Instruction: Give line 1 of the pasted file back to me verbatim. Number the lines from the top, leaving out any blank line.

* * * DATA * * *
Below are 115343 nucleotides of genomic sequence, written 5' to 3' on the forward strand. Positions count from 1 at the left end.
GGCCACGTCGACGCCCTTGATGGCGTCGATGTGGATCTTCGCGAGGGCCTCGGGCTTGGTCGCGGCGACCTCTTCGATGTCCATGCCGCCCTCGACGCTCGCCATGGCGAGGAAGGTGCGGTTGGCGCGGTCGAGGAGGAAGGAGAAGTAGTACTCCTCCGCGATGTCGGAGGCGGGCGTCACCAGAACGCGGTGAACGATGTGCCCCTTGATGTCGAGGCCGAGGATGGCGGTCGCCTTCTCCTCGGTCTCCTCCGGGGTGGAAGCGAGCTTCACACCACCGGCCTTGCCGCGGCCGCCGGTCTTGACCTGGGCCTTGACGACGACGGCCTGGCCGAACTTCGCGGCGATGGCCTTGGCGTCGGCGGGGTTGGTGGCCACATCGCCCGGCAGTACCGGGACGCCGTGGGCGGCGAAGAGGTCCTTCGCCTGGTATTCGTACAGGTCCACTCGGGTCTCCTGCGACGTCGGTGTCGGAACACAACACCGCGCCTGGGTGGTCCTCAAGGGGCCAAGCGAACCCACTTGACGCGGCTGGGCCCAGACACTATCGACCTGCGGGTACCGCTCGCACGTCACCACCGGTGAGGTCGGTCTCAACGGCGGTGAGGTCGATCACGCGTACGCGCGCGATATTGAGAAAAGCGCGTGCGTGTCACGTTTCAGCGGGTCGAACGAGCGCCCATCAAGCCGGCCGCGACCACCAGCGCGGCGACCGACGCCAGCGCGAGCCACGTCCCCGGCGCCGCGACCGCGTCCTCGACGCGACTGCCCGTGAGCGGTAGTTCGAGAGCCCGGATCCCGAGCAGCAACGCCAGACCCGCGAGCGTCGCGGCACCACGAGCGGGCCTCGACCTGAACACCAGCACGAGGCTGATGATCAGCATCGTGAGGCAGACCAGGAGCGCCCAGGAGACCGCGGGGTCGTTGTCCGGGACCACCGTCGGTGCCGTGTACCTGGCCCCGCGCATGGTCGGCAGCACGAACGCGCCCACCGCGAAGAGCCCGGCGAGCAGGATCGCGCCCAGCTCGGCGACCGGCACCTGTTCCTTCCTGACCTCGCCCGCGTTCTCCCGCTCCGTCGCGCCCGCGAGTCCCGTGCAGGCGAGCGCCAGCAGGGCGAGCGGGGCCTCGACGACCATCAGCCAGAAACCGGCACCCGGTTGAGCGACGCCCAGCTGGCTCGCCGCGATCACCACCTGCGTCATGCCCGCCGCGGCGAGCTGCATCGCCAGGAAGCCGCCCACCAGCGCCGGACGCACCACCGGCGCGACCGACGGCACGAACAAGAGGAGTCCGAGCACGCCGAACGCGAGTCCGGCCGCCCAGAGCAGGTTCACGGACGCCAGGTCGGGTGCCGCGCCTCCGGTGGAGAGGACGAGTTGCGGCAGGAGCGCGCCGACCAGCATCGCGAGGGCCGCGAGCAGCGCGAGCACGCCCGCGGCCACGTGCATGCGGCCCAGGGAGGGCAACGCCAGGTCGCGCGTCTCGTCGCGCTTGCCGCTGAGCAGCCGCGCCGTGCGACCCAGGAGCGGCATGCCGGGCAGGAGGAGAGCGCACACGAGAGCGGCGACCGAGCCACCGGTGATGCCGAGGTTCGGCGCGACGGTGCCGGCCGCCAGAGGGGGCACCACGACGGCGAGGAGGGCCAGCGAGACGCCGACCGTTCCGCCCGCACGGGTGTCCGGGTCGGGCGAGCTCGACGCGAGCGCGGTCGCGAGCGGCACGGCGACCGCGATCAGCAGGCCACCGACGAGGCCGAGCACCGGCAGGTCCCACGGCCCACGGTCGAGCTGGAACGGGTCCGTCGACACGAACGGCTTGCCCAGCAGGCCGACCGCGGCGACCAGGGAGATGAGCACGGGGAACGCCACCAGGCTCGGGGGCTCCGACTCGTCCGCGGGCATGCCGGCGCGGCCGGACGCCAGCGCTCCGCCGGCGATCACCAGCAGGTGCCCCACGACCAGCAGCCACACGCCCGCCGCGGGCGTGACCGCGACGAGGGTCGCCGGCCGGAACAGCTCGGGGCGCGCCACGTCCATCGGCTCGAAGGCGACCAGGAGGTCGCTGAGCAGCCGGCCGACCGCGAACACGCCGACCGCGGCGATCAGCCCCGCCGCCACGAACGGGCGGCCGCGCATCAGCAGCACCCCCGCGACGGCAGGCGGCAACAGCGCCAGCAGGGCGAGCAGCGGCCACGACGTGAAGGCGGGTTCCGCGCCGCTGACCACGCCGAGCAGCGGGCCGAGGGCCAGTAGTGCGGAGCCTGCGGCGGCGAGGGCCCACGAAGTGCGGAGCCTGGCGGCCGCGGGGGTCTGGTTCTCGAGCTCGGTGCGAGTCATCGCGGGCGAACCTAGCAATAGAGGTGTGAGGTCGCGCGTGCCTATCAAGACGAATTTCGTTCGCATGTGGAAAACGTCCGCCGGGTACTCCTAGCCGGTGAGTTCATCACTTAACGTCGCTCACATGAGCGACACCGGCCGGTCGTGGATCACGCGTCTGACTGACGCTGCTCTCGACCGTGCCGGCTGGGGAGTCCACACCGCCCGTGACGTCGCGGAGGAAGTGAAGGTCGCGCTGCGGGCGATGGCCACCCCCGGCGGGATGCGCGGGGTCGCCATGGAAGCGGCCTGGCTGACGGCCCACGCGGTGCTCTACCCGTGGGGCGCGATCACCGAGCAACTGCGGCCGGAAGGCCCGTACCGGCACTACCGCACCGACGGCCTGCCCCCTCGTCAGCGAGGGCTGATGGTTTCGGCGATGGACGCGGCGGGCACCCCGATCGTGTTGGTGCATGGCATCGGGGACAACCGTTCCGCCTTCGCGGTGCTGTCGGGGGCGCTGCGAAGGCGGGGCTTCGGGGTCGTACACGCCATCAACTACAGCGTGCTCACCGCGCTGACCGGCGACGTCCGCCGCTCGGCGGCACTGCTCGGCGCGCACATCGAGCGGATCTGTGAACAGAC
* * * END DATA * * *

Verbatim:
Below are 115343 nucleotides of genomic sequence, written 5' to 3' on the forward strand. Positions count from 1 at the left end.